Also, there are some products available at Safeway that we like:
--Wonnie's Korean BBQ marinade (also, their spicy marinade)
--Safeway Select American Basmati Rice Pilaf
--Lee Kum Kee chili sauce with garlic and black bean sauce with garlic
--Lee Kum Kee chicken marinade
--El Pato Enchilada sauce
--Paul Prudhomme's seasonings (you can get these in bulk online http://www.chefpaul.com/
--Ghirardelli Brownie Mix
--Sukhi's Indian sauces, chutneys and marinades
--Yoshida's marinade and other sauces
I got more done around the house and garden on my maternity leaves than at all times before or since...for a working woman, its a wonderful opportunity. Enjoy the time, take your very portable new baby shopping with you, you may look back wistfully to this period of life.
The thai curry pastes in the little cans are really pretty good - if you augment the paste with some lightly sauteed onions etc. in addition to the coconut milk. and garnish with some cilantro, fried onions or garlic, etc your dish will be even better.
I would recommend first visiting your local ethnic grocery stores for sauces and ingredients.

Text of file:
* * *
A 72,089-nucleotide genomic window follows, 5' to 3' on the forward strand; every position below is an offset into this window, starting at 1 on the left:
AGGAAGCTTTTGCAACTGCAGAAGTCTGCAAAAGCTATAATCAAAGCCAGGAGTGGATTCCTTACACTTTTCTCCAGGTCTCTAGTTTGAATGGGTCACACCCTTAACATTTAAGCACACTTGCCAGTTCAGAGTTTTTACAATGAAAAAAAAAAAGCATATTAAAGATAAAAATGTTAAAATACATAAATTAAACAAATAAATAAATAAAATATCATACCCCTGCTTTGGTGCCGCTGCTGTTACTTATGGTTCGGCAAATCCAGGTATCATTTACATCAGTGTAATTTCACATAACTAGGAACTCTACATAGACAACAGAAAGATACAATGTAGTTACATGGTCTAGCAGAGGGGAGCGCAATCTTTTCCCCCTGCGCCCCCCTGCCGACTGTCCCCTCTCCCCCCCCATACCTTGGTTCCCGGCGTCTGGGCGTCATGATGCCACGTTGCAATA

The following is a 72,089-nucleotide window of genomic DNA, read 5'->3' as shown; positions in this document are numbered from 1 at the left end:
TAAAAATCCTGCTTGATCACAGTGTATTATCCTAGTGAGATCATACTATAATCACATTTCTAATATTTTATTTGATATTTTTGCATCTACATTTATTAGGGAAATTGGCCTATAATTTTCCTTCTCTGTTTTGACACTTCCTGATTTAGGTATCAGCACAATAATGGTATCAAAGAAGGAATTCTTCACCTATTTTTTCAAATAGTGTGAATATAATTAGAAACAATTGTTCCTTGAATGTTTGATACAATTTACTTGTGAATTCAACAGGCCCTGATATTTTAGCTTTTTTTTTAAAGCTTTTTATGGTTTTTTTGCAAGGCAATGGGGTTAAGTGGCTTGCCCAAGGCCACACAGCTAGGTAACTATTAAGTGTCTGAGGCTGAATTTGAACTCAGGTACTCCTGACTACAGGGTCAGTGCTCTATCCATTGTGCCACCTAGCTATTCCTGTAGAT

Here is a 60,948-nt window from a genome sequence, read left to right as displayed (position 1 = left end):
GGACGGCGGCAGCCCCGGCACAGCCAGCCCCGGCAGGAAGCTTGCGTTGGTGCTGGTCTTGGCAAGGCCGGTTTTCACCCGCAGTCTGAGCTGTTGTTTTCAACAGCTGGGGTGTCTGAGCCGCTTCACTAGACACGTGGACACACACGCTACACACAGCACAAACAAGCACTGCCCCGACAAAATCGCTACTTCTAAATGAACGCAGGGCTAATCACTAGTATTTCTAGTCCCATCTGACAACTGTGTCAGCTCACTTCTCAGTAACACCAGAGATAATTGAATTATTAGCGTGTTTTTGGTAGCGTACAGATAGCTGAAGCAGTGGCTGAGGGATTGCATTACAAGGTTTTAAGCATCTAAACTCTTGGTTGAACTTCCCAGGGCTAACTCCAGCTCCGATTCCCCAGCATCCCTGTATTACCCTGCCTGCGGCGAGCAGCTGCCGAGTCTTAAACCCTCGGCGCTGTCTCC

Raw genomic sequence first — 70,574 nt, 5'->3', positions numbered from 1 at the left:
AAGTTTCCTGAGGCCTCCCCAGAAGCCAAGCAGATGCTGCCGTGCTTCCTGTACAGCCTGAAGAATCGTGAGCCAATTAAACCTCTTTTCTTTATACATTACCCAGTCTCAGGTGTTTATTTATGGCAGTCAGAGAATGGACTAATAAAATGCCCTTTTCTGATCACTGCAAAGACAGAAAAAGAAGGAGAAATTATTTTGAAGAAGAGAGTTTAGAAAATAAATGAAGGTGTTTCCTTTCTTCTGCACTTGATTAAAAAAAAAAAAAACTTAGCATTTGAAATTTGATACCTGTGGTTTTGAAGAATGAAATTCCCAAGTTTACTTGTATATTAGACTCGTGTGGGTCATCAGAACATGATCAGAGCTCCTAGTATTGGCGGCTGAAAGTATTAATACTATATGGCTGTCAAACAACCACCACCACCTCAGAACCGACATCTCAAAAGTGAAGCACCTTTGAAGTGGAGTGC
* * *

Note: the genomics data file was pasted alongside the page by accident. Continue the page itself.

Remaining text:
You'll be assured of authenticity and generally prices are significantly cheaper. ie popular coconut milk found in asian grocery stores "Chaucock" brand from thailand retails for about 50 - 60 cents, retails for double or triple that in local supermarket chains.
Another item that is a lot cheaper at these places are spices. A bag of cinnamon sticks for $2 at my local indian grocery store versus $3 - $5 for a small bottle from McCormicks.
Some personal favourites I can think of for chinese food, "Kimlan" chinese stlye Soy Sauces, Kikkoman for japanese style Soy Sauces, mirin. "Lee Kum Kee" makes sauces for everything, "wei-chuan" for dumplings.
Good Luck, and happy cooking
Thanks for the clarification. 'Chaokoh' is what I intended to write about!!! Got 'Chaucock' from a picture off some on-line store and realized my mistake when I went home and checked my own stash. Label is identical only difference is the name, thought it sounded funny.
Knockoff coconut milk, what will they think of next!!!???